Elderly Homeless.

Elderly people are rarely the first to come to mind when we think of homelessness. Elderly people, despite their growing numbers, are still mostly ignored.

Studies conducted across the United States have revealed a definite increase trend in the percentage of “older” people (aged 50–64) living on the streets. This is a group that routinely evades the safety nets of the government. Although they are too young to be eligible for Medicare, their physical health may gradually deteriorate due to inadequate diet and difficult living conditions, making them appear much
older.

The current homeless population contains a comparatively small proportion of “elder” (65 and older) homeless people. This lower percentage may be attributable to the greater accessibility of effective safety net programs that only take effect at a specific age, such as subsidized housing, medicare and Social Security.

Let’s not forget our Vets.

Veterans make up between one-fourth and one-fifth of all homeless persons in America, a number that is far too high. Three times as many veterans are battling with exorbitant rent obligations and are consequently more likely to become homeless.

Veterans face a unique mix of difficulties both while serving and after they return, which creates difficulties when attempting to address veteran homelessness. Veterans are more likely to experience sexual trauma, severe brain injury, and post-traumatic stress disorder (PTSD), all of which increase their risk of homelessness. Numerous veterans are also thought to be in danger of becoming homeless due to poverty, a lack of support from family and friends, substance abuse or mental health problems, and unstable living situations.

So, returning to our original question, how CAN we assist? Here are a few simple things you can do from anywhere that will help you take action and add lasting value to the people you interact with. Even though it may appear that the world of the homeless is extremely remote from your own, it is actually pretty close. Any of us may descend into complete despair if we lost our jobs, our spouses or children were sick or died, or if we suffered a terrible physical impairment. People in shelters across America have lost their homes and have been abandoned by family and friends due to personal misfortunes.

How can you assist them? The tiniest actions can occasionally make a big difference.

Understand who the homeless are.

Defeat the myths surrounding the destitute. Learn about the various causes of homelessness and keep in mind that each circumstance is different. Finding out what they need and treating each person as an individual is one of the first stages in providing assistance. Observe them and engage with them. The majority are attention-starved.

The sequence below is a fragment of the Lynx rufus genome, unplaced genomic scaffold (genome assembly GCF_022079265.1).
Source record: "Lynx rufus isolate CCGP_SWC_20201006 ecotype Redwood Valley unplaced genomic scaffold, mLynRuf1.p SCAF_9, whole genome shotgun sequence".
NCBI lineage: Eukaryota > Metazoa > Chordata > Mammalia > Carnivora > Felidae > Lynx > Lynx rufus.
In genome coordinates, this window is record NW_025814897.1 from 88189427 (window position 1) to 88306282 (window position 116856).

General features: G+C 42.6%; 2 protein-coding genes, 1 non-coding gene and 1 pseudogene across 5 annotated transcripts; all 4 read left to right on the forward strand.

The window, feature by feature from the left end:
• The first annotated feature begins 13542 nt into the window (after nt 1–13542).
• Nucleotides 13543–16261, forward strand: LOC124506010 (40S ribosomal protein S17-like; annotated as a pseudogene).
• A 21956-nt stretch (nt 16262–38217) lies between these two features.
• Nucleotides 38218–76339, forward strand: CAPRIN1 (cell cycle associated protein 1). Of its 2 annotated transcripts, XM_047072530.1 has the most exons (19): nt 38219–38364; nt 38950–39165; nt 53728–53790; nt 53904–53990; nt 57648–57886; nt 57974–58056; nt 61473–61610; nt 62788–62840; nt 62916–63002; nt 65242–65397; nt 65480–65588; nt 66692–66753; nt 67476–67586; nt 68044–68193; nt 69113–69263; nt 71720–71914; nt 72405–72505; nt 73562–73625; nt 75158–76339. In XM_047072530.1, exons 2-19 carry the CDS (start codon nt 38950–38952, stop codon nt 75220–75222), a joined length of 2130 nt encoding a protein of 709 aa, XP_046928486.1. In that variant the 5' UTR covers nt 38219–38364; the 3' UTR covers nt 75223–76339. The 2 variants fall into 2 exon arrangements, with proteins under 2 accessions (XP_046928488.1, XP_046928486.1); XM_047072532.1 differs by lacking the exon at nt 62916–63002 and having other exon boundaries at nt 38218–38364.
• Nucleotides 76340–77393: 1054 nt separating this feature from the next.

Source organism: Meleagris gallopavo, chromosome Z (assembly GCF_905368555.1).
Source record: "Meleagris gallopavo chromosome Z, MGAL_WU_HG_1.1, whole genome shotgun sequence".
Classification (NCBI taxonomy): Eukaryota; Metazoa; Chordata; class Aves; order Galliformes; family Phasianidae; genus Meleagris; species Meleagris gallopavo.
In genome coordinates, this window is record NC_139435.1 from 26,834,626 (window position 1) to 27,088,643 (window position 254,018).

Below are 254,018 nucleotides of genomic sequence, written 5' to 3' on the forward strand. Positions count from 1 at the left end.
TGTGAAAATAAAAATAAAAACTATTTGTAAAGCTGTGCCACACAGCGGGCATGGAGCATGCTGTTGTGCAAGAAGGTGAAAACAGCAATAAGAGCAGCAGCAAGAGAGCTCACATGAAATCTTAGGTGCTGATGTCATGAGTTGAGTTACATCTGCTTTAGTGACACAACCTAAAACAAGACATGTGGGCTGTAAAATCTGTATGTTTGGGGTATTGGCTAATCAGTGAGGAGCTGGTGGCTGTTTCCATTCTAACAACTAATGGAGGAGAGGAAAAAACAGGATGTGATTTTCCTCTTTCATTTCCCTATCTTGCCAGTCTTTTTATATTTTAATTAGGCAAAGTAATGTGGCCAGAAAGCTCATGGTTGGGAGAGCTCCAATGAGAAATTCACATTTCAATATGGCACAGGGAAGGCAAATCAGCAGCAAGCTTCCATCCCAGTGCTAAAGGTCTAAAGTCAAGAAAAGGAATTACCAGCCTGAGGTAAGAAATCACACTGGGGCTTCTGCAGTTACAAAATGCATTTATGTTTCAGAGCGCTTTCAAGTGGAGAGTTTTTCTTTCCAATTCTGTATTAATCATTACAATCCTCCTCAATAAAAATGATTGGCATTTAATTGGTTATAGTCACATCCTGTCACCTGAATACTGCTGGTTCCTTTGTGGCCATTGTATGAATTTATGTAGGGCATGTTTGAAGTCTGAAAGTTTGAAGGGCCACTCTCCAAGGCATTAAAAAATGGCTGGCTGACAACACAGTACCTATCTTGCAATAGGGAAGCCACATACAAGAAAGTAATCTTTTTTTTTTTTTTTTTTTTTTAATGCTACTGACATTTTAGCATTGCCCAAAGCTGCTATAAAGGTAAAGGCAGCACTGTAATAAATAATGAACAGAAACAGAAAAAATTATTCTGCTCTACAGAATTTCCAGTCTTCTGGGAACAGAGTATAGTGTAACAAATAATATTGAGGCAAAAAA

Respect the homeless as individuals, they are people too.

Treat the homeless with the same decency and respect that you would extend to your friends, family, and coworkers. Treat them in a way that you
would like to be treated if you were in need of help.

Show kindness.

If we respond to the homeless with kindness rather than ignoring or dismissing them, we can significantly improve their quality of life. Try to be friendly and smile – a handshake or a hug, and look them directly in the eye, so they know you SEE them.

Bring extra food.

Taking a few extra sandwiches with you when you go out is all it takes. Offer a snack to anyone you see asking for change as you pass, or invite that person to a meal. Pack a little extra if you plan to bring a lunch. Order something to take home with you if you eat at a restaurant, and having bottled water in your rig is always a good call.

Donate clothes.

Give directly to the person who you see needs them the most, and keep an eye out for those clothes you no longer wear the next time you perform your spring or fall cleaning. If these items are in good condition, collect them together and give them to charities that house the homeless.

Donate food items.

Fill a bag with nonperishable food items and give it to a local food drive. Organize a food drive if there isn’t one already in your neighborhood. Ask the soup kitchens, shelters, and homeless organizations in your area what kinds of food donations they prefer. And please don’t forget the puppy chow and meow-mix for our furry little friends!

Think of the Kiddos.

If they have any items at all, the kids in shelters don’t have many toys. What little money homeless parents have must be used for more immediate needs like food and clothing. These kids so frequently have nothing to play with and nothing to keep them busy. Toys, books, and games can be given to family shelters to provide to children who are homeless. Ask your friends and coworkers to buy and wrap presents for homeless youngsters for Christmas or Chanukah.

Volunteer your TIME.

Although it may be difficult, please try to give some of your time, which is your most valuable resource. Volunteers are essential to the success of shelters; they sign people in, serve meals, and advise the homeless on where to find social assistance. A shelter for the homeless might be as simple as a dry place to sleep or as complex as a step toward self-sufficiency. Your skills, professional services, and even hobbies could be the spark that changes the direction of someone’s life.

And last but certainly not least, you can even offer good old-fashioned hard cash, yep. Giving money is one of the most straightforward ways to assist the homeless. Merely a dollar no longer has any significance; instead, make it a $5 or a $10. Giving to organizations that help the homeless or just tithing to your church (while saying a prayer) has a significant impact on BOTH of you as well.

We HOPE (a confident expectation) that this blog article will have an impact on you in a way that will inspire you to reach out and help someone in need just in time.

From all of us at Fr8 World  Logi$tix, thank YOU for reading.

To learn more, visit https://fr8worldlogistix.com/.

 

Written by: Fr8 World Logi$tix.